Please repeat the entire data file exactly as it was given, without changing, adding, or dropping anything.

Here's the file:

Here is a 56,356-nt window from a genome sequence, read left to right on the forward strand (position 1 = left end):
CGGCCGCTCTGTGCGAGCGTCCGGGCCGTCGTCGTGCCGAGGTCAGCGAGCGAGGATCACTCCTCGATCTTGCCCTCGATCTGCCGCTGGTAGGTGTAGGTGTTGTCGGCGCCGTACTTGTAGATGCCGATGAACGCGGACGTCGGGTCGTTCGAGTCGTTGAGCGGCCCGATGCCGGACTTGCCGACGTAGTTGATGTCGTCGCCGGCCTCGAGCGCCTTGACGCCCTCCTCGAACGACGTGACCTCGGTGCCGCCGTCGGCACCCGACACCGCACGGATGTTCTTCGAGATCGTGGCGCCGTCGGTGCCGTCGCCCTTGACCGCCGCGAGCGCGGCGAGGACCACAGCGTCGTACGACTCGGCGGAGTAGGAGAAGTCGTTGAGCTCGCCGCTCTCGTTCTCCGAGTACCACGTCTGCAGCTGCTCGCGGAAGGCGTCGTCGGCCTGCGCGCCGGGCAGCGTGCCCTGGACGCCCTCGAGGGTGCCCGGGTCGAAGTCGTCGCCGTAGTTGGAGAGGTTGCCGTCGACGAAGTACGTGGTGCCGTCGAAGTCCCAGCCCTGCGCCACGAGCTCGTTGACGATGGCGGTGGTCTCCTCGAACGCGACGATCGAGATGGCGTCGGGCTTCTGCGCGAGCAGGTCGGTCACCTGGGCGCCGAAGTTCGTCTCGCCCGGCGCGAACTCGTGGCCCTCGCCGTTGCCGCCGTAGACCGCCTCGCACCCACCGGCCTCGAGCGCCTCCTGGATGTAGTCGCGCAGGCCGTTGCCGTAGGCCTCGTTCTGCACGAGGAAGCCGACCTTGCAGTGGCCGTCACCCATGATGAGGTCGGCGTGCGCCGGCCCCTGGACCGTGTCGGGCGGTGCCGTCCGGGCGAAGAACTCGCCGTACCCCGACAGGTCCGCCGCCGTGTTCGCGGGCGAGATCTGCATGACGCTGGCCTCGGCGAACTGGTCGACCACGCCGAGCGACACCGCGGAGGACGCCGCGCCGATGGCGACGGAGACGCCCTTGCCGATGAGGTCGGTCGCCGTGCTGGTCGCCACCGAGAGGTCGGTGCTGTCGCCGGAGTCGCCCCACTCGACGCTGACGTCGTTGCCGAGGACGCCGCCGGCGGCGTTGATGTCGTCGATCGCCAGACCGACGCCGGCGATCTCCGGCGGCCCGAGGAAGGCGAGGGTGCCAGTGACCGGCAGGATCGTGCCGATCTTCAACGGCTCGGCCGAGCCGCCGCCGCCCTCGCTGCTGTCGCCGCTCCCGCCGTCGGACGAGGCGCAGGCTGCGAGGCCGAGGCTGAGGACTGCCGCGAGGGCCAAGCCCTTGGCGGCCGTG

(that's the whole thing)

Here is a 56,356-nt window from a genome sequence, read left to right on the forward strand (position 1 = left end):
CGGCCGCTCTGTGCGAGCGTCCGGGCCGTCGTCGTGCCGAGGTCAGCGAGCGAGGATCACTCCTCGATCTTGCCCTCGATCTGCCGCTGGTAGGTGTAGGTGTTGTCGGCGCCGTACTTGTAGATGCCGATGAACGCGGACGTCGGGTCGTTCGAGTCGTTGAGCGGCCCGATGCCGGACTTGCCGACGTAGTTGATGTCGTCGCCGGCCTCGAGCGCCTTGACGCCCTCCTCGAACGACGTGACCTCGGTGCCGCCGTCGGCACCCGACACCGCACGGATGTTCTTCGAGATCGTGGCGCCGTCGGTGCCGTCGCCCTTGACCGCCGCGAGCGCGGCGAGGACCACAGCGTCGTACGACTCGGCGGAGTAGGAGAAGTCGTTGAGCTCGCCGCTCTCGTTCTCCGAGTACCACGTCTGCAGCTGCTCGCGGAAGGCGTCGTCGGCCTGCGCGCCGGGCAGCGTGCCCTGGACGCCCTCGAGGGTGCCCGGGTCGAAGTCGTCGCCGTAGTTGGAGAGGTTGCCGTCGACGAAGTACGTGGTGCCGTCGAAGTCCCAGCCCTGCGCCACGAGCTCGTTGACGATGGCGGTGGTCTCCTCGAACGCGACGATCGAGATGGCGTCGGGCTTCTGCGCGAGCAGGTCGGTCACCTGGGCGCCGAAGTTCGTCTCGCCCGGCGCGAACTCGTGGCCCTCGCCGTTGCCGCCGTAGACCGCCTCGCACCCACCGGCCTCGAGCGCCTCCTGGATGTAGTCGCGCAGGCCGTTGCCGTAGGCCTCGTTCTGCACGAGGAAGCCGACCTTGCAGTGGCCGTCACCCATGATGAGGTCGGCGTGCGCCGGCCCCTGGACCGTGTCGGGCGGTGCCGTCCGGGCGAAGAACTCGCCGTACCCCGACAGGTCCGCCGCCGTGTTCGCGGGCGAGATCTGCATGACGCTGGCCTCGGCGAACTGGTCGACCACGCCGAGCGACACCGCGGAGGACGCCGCGCCGATGGCGACGGAGACGCCCTTGCCGATGAGGTCGGTCGCCGTGCTGGTCGCCACCGAGAGGTCGGTGCTGTCGCCGGAGTCGCCCCACTCGACGCTGACGTCGTTGCCGAGGACGCCGCCGGCGGCGTTGATGTCGTCGATCGCCAGACCGACGCCGGCGATCTCCGGCGGCCCGAGGAAGGCGAGGGTGCCAGTGACCGGCAGGATCGTGCCGATCTTCAACGGCTCGGCCGAGCCGCCGCCGCCCTCGCTGCTGTCGCCGCTCCCGCCGTCGGACGAGGCGCAGGCTGCGAGGCCGAGGCTGAGGACTGCCGCGAGGGCCAAGCCCTTGGCGGCCGTG